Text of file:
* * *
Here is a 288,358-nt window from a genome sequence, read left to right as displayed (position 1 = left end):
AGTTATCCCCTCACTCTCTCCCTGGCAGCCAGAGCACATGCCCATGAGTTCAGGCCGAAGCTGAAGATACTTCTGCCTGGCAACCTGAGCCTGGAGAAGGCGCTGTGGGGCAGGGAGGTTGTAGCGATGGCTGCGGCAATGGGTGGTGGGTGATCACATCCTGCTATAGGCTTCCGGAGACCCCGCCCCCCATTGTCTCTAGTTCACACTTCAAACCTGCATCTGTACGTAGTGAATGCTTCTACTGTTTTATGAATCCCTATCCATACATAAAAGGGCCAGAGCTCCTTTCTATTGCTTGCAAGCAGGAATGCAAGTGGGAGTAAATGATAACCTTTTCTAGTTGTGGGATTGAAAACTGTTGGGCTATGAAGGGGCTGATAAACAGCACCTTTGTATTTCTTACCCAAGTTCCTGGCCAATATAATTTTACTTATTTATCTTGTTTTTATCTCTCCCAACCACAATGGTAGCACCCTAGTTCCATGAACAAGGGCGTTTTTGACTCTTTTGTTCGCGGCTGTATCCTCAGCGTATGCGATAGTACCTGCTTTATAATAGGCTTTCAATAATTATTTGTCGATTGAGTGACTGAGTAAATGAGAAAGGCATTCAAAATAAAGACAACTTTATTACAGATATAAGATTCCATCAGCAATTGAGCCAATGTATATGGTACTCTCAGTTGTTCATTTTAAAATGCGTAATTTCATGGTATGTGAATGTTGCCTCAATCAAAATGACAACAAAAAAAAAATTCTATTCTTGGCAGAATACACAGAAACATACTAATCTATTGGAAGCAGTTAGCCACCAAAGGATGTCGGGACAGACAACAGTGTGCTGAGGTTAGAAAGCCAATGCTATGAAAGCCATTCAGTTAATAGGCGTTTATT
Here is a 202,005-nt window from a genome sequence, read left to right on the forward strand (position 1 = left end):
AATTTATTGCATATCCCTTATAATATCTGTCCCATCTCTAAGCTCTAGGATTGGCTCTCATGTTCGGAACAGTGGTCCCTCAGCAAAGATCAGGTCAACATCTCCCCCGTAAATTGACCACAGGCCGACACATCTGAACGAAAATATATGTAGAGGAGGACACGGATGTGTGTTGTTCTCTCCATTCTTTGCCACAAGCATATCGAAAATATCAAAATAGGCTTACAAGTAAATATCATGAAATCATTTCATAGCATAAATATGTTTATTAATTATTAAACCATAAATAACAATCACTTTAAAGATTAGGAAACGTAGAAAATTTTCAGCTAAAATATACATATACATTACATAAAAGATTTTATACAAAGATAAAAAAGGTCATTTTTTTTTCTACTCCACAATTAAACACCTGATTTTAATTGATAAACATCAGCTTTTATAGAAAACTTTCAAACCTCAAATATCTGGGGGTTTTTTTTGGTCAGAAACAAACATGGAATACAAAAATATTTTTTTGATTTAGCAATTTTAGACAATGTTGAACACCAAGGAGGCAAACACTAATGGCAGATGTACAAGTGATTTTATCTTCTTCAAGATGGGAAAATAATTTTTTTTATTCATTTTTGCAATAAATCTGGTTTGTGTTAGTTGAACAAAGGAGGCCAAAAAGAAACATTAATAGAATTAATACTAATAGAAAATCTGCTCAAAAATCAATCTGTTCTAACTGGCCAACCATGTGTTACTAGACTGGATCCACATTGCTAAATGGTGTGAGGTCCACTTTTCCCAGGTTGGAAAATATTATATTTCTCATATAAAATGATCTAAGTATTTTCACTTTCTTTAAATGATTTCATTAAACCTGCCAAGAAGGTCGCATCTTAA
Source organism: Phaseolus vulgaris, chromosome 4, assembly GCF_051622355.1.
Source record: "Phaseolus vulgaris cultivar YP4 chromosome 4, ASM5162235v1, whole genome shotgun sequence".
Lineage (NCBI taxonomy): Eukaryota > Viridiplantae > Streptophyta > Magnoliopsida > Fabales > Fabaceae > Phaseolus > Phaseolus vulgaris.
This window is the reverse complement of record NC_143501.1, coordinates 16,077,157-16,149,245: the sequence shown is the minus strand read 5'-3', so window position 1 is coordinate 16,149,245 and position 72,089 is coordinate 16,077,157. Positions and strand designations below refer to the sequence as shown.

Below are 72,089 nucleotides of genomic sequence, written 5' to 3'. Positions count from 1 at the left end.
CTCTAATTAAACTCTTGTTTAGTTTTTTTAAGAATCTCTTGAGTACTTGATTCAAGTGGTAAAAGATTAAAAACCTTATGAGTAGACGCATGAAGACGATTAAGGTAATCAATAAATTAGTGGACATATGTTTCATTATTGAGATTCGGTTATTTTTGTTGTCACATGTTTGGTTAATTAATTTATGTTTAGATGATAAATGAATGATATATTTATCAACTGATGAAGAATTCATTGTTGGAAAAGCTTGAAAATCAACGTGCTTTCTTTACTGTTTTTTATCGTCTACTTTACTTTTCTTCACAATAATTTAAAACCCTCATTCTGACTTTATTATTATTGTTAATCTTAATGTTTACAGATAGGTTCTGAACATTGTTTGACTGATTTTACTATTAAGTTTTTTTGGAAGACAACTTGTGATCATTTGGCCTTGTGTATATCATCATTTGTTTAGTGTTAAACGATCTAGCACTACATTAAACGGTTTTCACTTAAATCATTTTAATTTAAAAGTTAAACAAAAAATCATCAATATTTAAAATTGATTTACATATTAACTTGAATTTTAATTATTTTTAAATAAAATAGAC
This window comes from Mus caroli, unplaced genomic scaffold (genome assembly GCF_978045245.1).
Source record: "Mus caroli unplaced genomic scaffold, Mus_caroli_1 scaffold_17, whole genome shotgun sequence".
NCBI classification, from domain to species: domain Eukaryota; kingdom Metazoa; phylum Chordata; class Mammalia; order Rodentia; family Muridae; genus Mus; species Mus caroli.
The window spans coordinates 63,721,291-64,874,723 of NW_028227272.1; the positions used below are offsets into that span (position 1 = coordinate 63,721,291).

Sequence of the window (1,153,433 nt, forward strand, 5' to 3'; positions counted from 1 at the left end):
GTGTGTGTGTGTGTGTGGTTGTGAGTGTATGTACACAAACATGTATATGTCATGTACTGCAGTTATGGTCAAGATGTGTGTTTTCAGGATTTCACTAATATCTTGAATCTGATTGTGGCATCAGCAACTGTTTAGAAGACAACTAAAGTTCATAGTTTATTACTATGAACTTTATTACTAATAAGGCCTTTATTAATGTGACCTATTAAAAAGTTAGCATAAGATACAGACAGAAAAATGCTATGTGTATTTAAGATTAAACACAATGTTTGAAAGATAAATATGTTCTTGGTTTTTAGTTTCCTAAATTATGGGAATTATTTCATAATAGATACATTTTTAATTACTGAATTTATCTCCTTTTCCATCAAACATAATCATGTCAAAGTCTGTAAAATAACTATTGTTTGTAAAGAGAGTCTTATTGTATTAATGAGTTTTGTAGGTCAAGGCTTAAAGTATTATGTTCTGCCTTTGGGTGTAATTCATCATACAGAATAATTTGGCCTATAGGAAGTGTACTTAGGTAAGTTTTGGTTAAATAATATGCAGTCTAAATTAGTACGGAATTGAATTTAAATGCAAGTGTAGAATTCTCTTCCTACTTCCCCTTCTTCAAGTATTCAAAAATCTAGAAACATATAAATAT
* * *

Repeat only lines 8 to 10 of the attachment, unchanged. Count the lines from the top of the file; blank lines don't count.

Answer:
This window is the reverse complement of record NC_143501.1, coordinates 16,077,157-16,149,245: the sequence shown is the minus strand read 5'-3', so window position 1 is coordinate 16,149,245 and position 72,089 is coordinate 16,077,157. Positions and strand designations below refer to the sequence as shown.

Below are 72,089 nucleotides of genomic sequence, written 5' to 3'. Positions count from 1 at the left end.
CTCTAATTAAACTCTTGTTTAGTTTTTTTAAGAATCTCTTGAGTACTTGATTCAAGTGGTAAAAGATTAAAAACCTTATGAGTAGACGCATGAAGACGATTAAGGTAATCAATAAATTAGTGGACATATGTTTCATTATTGAGATTCGGTTATTTTTGTTGTCACATGTTTGGTTAATTAATTTATGTTTAGATGATAAATGAATGATATATTTATCAACTGATGAAGAATTCATTGTTGGAAAAGCTTGAAAATCAACGTGCTTTCTTTACTGTTTTTTATCGTCTACTTTACTTTTCTTCACAATAATTTAAAACCCTCATTCTGACTTTATTATTATTGTTAATCTTAATGTTTACAGATAGGTTCTGAACATTGTTTGACTGATTTTACTATTAAGTTTTTTTGGAAGACAACTTGTGATCATTTGGCCTTGTGTATATCATCATTTGTTTAGTGTTAAACGATCTAGCACTACATTAAACGGTTTTCACTTAAATCATTTTAATTTAAAAGTTAAACAAAAAATCATCAATATTTAAAATTGATTTACATATTAACTTGAATTTTAATTATTTTTAAATAAAATAGAC